Langasque shows shades of Dubuisson in British Amateur win

CARNOUSTIE, Scotland – Romain Langasque could be destined to follow in the footsteps of his idol Victor Dubuisson.

He will if his display in the 120th Amateur Championship is anything to go by.

The 20-year from Southern France defeated Scotland’s Grant Forrest 4 and 2 in the scheduled 36-hole final at Carnoustie to become the third French Amateur Championship winner since the tournament began in 1885.

He follows Philippe Ploujoux in 1981 and Julien Guerrier in 2006 into the history books. Unlike the previous two, he has a chance to succeed in the professional game.

Langasque was never behind in the 36-hole final. Early on he looked on course for a big victory. Three up at lunch, the Frenchman built up a seven-hole advantage after just five holes of the afternoon round.

There would be no Jean Van de Velde collapse at Carnoustie this time around. Langasque simply played steady golf over the next 11 holes to take home the trophy.

“It’s a dream,” Langasque said. “It’s incredible that I’m going to play in the British Open in one month.”

The man from Nice went around Carnoustie in his first practice round in 7 over par and feared he might not even qualify for the match-play stages. However, the course grew on him as the week progressed.

“The more the competition advanced, the better I played,” he said. “This morning was my best round. I played really, really well.”

The margin of victory could have been bigger if not for a spirited fight back by Forrest. The recent San Diego graduate won the sixth and eighth holes to reduce the deficit to five holes after the first nine of the afternoon.

Forrest got it back to 4 down at the par-5, 12th hole with an eagle when he holed a 60-foot putt. A birdie at the par-5, 14th hole reduced Langasque’s advantage to three holes. However, the Frenchman brought proceedings to a halt when he hit his 4-iron approach to the 247-yard, par-3, 16th to 11 feet. He was conceded the hole when Forrest failed to hole his chip shot from behind the green.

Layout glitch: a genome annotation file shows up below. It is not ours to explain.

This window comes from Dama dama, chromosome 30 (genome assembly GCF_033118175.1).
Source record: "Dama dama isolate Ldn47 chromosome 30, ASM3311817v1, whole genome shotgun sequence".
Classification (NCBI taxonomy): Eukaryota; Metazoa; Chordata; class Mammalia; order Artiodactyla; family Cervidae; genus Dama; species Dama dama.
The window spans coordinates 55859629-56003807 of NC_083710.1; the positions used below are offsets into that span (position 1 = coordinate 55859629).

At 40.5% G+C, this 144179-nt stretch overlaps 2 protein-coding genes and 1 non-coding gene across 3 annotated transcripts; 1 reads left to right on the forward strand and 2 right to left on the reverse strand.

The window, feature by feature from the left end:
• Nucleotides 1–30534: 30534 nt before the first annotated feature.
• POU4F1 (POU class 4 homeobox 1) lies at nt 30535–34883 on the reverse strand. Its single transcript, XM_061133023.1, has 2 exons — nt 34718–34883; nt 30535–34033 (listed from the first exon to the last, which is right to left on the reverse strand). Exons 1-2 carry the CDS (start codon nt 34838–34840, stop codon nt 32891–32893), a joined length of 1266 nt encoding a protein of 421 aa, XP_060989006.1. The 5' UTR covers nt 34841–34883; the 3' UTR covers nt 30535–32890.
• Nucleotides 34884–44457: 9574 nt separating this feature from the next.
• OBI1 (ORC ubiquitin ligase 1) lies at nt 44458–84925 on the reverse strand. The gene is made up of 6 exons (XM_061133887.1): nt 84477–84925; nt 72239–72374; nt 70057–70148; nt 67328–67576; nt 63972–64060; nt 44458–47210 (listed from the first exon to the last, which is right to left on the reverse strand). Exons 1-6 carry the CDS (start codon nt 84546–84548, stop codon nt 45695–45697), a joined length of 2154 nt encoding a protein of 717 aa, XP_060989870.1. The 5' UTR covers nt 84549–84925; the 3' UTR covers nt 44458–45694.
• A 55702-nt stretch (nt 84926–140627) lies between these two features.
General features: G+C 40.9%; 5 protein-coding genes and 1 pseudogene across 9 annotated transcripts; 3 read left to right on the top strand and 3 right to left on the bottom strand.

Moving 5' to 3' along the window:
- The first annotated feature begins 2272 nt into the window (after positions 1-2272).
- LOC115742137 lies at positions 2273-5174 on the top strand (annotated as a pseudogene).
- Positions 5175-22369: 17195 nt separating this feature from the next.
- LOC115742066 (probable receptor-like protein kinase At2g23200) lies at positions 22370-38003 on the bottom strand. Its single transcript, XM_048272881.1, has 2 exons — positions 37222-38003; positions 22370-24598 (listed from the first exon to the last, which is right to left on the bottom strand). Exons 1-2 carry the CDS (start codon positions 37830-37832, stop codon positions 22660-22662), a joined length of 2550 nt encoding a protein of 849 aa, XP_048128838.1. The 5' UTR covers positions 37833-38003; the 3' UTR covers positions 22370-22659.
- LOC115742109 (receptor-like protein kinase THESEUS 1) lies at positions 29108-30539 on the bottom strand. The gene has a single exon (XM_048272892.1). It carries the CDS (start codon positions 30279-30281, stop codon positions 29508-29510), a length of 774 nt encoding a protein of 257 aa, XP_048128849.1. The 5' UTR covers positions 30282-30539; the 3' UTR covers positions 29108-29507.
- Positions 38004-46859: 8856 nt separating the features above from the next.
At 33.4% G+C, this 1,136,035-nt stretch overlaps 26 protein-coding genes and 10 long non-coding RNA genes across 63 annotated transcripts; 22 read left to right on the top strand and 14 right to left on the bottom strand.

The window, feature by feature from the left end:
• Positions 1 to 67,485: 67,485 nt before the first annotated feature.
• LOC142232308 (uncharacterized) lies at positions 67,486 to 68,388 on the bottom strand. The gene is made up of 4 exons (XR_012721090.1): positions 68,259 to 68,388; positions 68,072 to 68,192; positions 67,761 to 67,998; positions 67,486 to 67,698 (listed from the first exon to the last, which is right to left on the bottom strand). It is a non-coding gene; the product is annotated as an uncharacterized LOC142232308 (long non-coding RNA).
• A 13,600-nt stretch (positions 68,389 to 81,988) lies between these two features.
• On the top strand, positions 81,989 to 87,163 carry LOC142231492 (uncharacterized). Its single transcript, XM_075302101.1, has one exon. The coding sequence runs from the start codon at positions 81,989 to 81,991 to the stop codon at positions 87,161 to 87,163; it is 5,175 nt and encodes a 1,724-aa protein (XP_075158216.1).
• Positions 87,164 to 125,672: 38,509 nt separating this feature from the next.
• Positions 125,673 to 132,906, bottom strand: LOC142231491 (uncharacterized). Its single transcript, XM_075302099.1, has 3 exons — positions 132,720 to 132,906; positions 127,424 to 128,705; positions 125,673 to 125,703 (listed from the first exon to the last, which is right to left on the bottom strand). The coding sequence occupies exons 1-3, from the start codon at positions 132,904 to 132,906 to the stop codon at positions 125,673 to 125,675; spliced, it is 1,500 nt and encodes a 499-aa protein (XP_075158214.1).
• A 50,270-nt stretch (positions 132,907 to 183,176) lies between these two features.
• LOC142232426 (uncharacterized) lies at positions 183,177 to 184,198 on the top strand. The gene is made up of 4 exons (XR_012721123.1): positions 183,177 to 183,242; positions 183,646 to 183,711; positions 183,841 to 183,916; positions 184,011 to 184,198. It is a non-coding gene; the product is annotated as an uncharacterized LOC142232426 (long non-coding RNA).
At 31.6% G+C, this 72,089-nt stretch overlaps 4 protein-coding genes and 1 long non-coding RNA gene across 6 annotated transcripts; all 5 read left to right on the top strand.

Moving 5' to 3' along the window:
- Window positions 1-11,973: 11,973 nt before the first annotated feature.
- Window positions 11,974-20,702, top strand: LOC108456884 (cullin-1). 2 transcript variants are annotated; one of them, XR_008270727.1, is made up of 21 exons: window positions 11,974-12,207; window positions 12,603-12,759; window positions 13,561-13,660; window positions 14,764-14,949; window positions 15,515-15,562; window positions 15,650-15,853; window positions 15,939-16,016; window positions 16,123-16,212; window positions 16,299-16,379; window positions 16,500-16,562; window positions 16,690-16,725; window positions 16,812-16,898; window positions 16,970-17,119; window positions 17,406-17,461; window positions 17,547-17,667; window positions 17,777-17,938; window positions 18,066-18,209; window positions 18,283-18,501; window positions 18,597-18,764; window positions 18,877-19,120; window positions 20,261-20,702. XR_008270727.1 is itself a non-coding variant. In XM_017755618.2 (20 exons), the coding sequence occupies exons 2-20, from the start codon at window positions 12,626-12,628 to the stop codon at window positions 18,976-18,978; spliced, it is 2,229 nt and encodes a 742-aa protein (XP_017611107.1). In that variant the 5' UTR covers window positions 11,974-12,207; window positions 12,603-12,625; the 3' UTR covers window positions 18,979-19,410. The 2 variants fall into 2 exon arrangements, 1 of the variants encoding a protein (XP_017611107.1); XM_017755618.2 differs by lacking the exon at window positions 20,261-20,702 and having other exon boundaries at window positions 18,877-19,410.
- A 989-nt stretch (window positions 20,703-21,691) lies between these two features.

“I thought I was at a good point after the first round after getting it back to 3 down,” Forrest said. “But my start in the afternoon wasn’t good and it’s a long way back from 7 down. Every time I hit a bad shot I got penalized.”

Forrest’s consolation is that he has almost certainly booked his place in the Great Britain & Ireland Walker Cup team to face the United States at Royal Lytham this September at the Walker Cup.

Dubuisson mentors Langasque and they share the same coach, Benoit Ducoulombier. Dubuisson sent Langasque a text on the eve of the final with a promise of a few added perks besides taking home the Amateur Championship trophy.

Read more about Dubuisson

“Don’t leave me solo at the British Open with my coach,” Dubuisson texted. “If you win you can play with me and go to Augusta with me. I will organise a party for you and pay for it, and you can drive my new Lamborghini.”

Langasque will definitely join Dubuisson in the Open Championship. However, he might not be going to the Masters or U.S. Open next year as an amateur. He’s probably going to turn professional after St Andrews, but will discuss the issue with his coach and family.

Look for him to follow in Dubuisson’s footsteps and do well in the professional ranks. He has the same go-for-broke flair as the Ryder Cup player, and plays at a pace that’s extremely quick and refreshing.

He’s well worthy of the tag “2015 Amateur Champion.”

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